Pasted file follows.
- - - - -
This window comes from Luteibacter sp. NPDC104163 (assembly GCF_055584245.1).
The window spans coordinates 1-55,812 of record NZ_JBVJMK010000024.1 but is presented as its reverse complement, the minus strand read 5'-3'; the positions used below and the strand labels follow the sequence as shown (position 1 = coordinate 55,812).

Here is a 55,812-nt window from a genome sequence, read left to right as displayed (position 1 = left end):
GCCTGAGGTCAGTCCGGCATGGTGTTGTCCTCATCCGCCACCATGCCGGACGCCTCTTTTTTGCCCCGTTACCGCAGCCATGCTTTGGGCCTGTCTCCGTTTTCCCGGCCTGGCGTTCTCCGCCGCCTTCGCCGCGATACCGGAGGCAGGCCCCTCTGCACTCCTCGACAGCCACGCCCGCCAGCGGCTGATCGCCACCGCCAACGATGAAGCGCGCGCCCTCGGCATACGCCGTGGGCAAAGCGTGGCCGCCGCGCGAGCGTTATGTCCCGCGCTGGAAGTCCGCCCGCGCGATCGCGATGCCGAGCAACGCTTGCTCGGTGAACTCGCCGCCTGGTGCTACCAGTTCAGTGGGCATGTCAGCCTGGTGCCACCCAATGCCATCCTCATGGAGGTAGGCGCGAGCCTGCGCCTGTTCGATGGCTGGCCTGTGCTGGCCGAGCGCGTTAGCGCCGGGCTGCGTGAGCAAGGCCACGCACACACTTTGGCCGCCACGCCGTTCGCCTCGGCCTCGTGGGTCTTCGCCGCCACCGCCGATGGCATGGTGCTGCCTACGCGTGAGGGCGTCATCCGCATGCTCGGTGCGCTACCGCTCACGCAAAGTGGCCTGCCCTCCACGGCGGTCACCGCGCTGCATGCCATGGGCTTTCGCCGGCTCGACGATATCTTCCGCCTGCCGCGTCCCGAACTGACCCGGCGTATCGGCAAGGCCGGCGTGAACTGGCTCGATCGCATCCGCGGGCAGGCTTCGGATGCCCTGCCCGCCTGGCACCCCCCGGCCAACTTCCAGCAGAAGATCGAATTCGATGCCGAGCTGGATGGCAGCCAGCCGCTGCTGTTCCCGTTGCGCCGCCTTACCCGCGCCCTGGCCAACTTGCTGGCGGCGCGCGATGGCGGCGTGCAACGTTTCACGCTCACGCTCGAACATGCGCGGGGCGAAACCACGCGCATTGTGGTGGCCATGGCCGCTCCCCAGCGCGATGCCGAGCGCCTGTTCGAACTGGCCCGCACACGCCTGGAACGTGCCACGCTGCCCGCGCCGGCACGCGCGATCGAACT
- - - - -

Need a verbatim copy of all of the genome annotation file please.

This window comes from Luteibacter sp. NPDC104163 (assembly GCF_055584245.1).
The window spans coordinates 1-55,812 of record NZ_JBVJMK010000024.1 but is presented as its reverse complement, the minus strand read 5'-3'; the positions used below and the strand labels follow the sequence as shown (position 1 = coordinate 55,812).

Here is a 55,812-nt window from a genome sequence, read left to right as displayed (position 1 = left end):
GCCTGAGGTCAGTCCGGCATGGTGTTGTCCTCATCCGCCACCATGCCGGACGCCTCTTTTTTGCCCCGTTACCGCAGCCATGCTTTGGGCCTGTCTCCGTTTTCCCGGCCTGGCGTTCTCCGCCGCCTTCGCCGCGATACCGGAGGCAGGCCCCTCTGCACTCCTCGACAGCCACGCCCGCCAGCGGCTGATCGCCACCGCCAACGATGAAGCGCGCGCCCTCGGCATACGCCGTGGGCAAAGCGTGGCCGCCGCGCGAGCGTTATGTCCCGCGCTGGAAGTCCGCCCGCGCGATCGCGATGCCGAGCAACGCTTGCTCGGTGAACTCGCCGCCTGGTGCTACCAGTTCAGTGGGCATGTCAGCCTGGTGCCACCCAATGCCATCCTCATGGAGGTAGGCGCGAGCCTGCGCCTGTTCGATGGCTGGCCTGTGCTGGCCGAGCGCGTTAGCGCCGGGCTGCGTGAGCAAGGCCACGCACACACTTTGGCCGCCACGCCGTTCGCCTCGGCCTCGTGGGTCTTCGCCGCCACCGCCGATGGCATGGTGCTGCCTACGCGTGAGGGCGTCATCCGCATGCTCGGTGCGCTACCGCTCACGCAAAGTGGCCTGCCCTCCACGGCGGTCACCGCGCTGCATGCCATGGGCTTTCGCCGGCTCGACGATATCTTCCGCCTGCCGCGTCCCGAACTGACCCGGCGTATCGGCAAGGCCGGCGTGAACTGGCTCGATCGCATCCGCGGGCAGGCTTCGGATGCCCTGCCCGCCTGGCACCCCCCGGCCAACTTCCAGCAGAAGATCGAATTCGATGCCGAGCTGGATGGCAGCCAGCCGCTGCTGTTCCCGTTGCGCCGCCTTACCCGCGCCCTGGCCAACTTGCTGGCGGCGCGCGATGGCGGCGTGCAACGTTTCACGCTCACGCTCGAACATGCGCGGGGCGAAACCACGCGCATTGTGGTGGCCATGGCCGCTCCCCAGCGCGATGCCGAGCGCCTGTTCGAACTGGCCCGCACACGCCTGGAACGTGCCACGCTGCCCGCGCCGGCACGCGCGATCGAACT